Recently, we talked about important metrics to track when you’re A/B testing.
But before you can get into tracking, there’s the matter of creating your hypothesis and designing the test.
Figuring out what to test isn’t just a bunch of guesswork. Figuring out what to test and how to test it requires a structured, research-based approach.
So if you’re interested in A/B testing and are seeking an answer to the question how do I make a hypothesis and design a single test, keep reading below.
How To Create A Hypothesis
A hypothesis is a prediction you want to test, usually formed as a “change and effect” statement. For example, If I change the button color from red to blue, email signups will increase.
A hypothesis also typically includes a reason why you think a particular change will produce a particular outcome. Here’s the most basic structure you can follow when creating a hypothesis:
If _____(variable to be changed), then _____ (effect produced) because _____(reason why).
UX expert Craig Sullivan also suggests the following:
- “Because we saw (data/feedback)
- We expect that (change) will cause (impact)
- We’ll measure this using (data metric).”
Choosing A Variable
If you’re A/B testing, as opposed to multivariate testing, you should isolate a single variable. Choose a variable you can control that your site’s visitors interact with and is therefore likely to have an effect on visitor behavior.
To narrow your variable search (and make a more informed decision), try the following:
- Analyze visitor or customer feedback, looking for information about points of friction on your website.
- Use heatmaps and other visitor recording tools to asses behavior patterns.
- Send surveys to current customers asking why they chose to do business with you and if there were anything that could enhance the experience.
Predicting A Result
Look at the data you have about your variable of choice to establish a baseline metric. Use your baseline to make a prediction about your test’s results. And when the test is over, compare your results against your baseline to measure the effect.
Inform Your Rationale
Once again, A/B testing does not rely on guesswork and neither does any part of creating a hypothesis to test. Accordingly, your rationale should be informed with research—for example, quantitative and qualitative research about your visitors’ behavior (heatmaps, eye-tracking, surveys) or other tests involving a similar change that yielded similar results.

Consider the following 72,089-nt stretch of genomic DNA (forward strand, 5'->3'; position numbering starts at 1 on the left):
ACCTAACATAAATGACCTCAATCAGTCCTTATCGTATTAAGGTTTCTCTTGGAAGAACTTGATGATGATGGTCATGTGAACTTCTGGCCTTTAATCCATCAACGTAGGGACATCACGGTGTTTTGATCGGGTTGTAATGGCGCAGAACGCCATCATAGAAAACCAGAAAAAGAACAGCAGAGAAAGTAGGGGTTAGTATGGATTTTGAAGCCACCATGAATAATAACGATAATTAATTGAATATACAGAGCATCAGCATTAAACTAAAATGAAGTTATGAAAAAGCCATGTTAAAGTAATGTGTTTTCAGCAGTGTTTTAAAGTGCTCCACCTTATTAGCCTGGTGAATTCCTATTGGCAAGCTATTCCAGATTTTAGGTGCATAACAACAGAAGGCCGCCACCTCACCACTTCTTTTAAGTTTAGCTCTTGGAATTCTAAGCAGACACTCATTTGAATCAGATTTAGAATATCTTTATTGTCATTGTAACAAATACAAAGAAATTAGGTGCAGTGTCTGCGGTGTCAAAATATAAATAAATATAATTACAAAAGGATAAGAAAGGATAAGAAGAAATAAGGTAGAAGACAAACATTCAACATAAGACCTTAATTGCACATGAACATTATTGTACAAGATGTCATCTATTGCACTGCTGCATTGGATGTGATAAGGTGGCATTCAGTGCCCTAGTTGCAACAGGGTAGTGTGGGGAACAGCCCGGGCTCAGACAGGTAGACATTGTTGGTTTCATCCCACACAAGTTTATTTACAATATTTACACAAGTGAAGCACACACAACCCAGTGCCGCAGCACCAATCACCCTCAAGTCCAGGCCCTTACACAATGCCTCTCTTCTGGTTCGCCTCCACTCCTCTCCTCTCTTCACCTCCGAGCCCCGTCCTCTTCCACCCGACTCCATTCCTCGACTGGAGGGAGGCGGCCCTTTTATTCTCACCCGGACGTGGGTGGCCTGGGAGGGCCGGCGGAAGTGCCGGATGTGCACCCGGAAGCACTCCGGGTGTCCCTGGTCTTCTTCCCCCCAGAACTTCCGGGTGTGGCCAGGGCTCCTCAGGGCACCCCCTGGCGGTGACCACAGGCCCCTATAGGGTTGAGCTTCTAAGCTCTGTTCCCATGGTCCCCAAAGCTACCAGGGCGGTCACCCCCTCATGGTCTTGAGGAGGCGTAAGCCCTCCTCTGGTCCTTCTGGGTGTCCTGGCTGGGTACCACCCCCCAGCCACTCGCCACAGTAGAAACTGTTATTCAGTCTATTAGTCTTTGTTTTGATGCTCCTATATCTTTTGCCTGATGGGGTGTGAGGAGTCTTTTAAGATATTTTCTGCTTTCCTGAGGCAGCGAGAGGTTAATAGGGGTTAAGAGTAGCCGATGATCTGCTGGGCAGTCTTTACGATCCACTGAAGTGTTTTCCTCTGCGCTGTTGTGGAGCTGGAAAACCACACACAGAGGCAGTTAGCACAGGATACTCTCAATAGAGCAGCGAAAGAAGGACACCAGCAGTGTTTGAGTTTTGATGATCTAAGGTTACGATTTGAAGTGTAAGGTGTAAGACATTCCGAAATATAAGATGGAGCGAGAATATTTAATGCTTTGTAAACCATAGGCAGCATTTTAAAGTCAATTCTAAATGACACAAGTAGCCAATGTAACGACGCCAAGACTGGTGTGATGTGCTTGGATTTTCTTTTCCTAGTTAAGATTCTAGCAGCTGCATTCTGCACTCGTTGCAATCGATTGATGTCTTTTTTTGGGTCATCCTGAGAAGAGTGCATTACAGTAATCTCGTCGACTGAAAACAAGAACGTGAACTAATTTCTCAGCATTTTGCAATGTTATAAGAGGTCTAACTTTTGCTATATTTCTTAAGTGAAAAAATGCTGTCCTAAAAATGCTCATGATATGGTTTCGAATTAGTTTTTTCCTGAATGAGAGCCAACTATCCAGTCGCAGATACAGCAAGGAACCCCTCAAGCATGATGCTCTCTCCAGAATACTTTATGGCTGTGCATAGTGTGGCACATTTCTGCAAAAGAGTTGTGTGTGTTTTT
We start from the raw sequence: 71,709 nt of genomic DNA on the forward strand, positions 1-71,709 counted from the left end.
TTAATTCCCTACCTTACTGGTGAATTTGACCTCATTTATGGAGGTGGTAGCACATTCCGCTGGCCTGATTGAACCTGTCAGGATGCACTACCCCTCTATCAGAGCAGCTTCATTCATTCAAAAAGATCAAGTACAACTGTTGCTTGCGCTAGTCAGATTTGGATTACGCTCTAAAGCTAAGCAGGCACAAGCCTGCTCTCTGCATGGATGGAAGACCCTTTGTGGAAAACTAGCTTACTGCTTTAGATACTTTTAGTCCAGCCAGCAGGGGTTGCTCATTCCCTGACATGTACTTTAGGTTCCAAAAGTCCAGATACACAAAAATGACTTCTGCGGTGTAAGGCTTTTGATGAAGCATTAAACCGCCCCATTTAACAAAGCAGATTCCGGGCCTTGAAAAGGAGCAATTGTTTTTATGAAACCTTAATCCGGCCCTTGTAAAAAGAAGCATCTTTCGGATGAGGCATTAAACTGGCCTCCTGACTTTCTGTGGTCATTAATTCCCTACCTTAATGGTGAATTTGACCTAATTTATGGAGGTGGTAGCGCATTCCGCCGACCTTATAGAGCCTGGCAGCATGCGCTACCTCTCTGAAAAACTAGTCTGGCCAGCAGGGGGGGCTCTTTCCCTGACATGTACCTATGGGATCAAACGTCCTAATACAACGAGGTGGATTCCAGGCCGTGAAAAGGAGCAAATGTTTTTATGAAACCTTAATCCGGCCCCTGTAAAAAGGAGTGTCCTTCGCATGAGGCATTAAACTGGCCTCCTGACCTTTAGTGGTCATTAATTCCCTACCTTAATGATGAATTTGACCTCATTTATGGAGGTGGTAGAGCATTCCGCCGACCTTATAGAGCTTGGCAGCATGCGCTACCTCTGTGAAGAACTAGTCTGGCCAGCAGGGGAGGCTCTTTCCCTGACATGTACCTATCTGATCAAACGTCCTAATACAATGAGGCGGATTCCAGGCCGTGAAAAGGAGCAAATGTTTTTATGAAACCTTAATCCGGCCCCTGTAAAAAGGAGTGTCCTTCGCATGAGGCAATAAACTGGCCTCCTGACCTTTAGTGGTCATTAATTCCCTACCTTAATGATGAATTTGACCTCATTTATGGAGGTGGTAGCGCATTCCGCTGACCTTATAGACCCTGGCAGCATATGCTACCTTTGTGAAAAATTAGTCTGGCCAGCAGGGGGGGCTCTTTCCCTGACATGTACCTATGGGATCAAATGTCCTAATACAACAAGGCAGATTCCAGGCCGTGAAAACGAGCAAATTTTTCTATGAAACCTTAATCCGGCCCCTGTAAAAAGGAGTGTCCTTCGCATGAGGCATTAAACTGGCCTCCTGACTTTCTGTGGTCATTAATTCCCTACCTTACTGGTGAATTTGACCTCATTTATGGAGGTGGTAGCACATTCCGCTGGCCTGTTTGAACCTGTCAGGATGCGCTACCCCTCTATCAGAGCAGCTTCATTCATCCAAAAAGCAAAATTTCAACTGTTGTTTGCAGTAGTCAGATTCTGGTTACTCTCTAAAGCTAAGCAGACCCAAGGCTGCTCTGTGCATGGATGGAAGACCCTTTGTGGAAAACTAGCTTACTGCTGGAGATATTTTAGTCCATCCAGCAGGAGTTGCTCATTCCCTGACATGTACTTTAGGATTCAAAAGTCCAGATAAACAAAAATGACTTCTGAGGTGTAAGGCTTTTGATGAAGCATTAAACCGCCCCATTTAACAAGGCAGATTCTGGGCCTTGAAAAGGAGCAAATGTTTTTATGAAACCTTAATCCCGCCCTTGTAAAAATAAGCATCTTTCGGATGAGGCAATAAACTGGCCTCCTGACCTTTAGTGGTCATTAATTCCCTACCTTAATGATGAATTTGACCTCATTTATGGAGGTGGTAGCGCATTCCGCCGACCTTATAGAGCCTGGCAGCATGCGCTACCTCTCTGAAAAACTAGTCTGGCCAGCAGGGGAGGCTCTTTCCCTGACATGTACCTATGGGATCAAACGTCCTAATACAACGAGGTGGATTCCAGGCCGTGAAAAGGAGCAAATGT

How To Design A Single Test
Once you have your hypothesis, you’re ready to set up your test. You’ll need to set up two versions of your landing page: one that’s unaltered and another that includes the change to the variable you want to test.
Next, you’ll need to split your traffic randomly into equal groups (most testing tools can do this for you). Then, you’ll have a few factors you need to determine:
- Your sample size
- The length of your test
- Statistical significance (how confident you need to feel about your results before you choose one variation over another).
How you determine these factors can vary, depending on your testing tool and the type of your A/B test. But, generally speaking, the length of your test impacts the size of your sample. And the more statistically significant your results are, the more confident you can feel about your results’ accuracy.
Here are some tips about improving your A/B test’s design:
- Test both variations at the same time.
- Run your test long enough to yield helpful data.
- Collect feedback from visitors via surveys or polls during the test.
- Don’t lose sight of your goal metric, or the outcome you predict the test will produce.
And when the test is complete, use an A/B testing calculator to determine the significance of your results.
A/B testing can be complicated. But if you take it one step at a time and don’t lose sight of your testing goals, you can achieve accurate, winning results.
What do you think of these tips for creating a hypothesis and designing a single test? Get in touch via social media and share your thoughts!